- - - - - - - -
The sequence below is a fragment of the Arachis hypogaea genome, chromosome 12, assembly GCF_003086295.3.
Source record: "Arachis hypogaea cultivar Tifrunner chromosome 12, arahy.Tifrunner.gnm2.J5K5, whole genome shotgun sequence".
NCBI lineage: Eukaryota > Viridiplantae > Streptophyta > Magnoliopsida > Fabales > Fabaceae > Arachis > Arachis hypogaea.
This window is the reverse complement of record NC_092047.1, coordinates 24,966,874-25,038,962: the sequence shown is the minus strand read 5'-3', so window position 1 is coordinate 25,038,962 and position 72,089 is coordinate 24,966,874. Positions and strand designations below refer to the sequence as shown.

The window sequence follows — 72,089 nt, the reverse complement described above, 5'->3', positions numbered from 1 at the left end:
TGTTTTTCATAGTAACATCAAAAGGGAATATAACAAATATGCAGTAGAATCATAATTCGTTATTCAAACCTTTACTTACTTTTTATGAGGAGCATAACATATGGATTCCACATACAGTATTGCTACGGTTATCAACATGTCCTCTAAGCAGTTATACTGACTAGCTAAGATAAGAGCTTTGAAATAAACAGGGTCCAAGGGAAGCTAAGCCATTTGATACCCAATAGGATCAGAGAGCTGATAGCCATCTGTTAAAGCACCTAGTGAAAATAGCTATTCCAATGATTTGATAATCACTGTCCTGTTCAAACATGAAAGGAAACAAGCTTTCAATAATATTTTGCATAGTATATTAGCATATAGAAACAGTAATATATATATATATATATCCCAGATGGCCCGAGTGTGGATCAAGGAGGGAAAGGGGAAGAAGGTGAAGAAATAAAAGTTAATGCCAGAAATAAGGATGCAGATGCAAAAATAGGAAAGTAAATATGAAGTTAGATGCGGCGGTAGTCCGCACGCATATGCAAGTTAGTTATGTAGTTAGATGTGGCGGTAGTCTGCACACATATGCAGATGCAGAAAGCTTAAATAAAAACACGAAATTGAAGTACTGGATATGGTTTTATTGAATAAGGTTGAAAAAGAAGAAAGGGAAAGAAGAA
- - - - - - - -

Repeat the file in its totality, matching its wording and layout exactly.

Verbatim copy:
The sequence below is a fragment of the Arachis hypogaea genome, chromosome 12, assembly GCF_003086295.3.
Source record: "Arachis hypogaea cultivar Tifrunner chromosome 12, arahy.Tifrunner.gnm2.J5K5, whole genome shotgun sequence".
NCBI lineage: Eukaryota > Viridiplantae > Streptophyta > Magnoliopsida > Fabales > Fabaceae > Arachis > Arachis hypogaea.
This window is the reverse complement of record NC_092047.1, coordinates 24,966,874-25,038,962: the sequence shown is the minus strand read 5'-3', so window position 1 is coordinate 25,038,962 and position 72,089 is coordinate 24,966,874. Positions and strand designations below refer to the sequence as shown.

The window sequence follows — 72,089 nt, the reverse complement described above, 5'->3', positions numbered from 1 at the left end:
TGTTTTTCATAGTAACATCAAAAGGGAATATAACAAATATGCAGTAGAATCATAATTCGTTATTCAAACCTTTACTTACTTTTTATGAGGAGCATAACATATGGATTCCACATACAGTATTGCTACGGTTATCAACATGTCCTCTAAGCAGTTATACTGACTAGCTAAGATAAGAGCTTTGAAATAAACAGGGTCCAAGGGAAGCTAAGCCATTTGATACCCAATAGGATCAGAGAGCTGATAGCCATCTGTTAAAGCACCTAGTGAAAATAGCTATTCCAATGATTTGATAATCACTGTCCTGTTCAAACATGAAAGGAAACAAGCTTTCAATAATATTTTGCATAGTATATTAGCATATAGAAACAGTAATATATATATATATATATCCCAGATGGCCCGAGTGTGGATCAAGGAGGGAAAGGGGAAGAAGGTGAAGAAATAAAAGTTAATGCCAGAAATAAGGATGCAGATGCAAAAATAGGAAAGTAAATATGAAGTTAGATGCGGCGGTAGTCCGCACGCATATGCAAGTTAGTTATGTAGTTAGATGTGGCGGTAGTCTGCACACATATGCAGATGCAGAAAGCTTAAATAAAAACACGAAATTGAAGTACTGGATATGGTTTTATTGAATAAGGTTGAAAAAGAAGAAAGGGAAAGAAGAA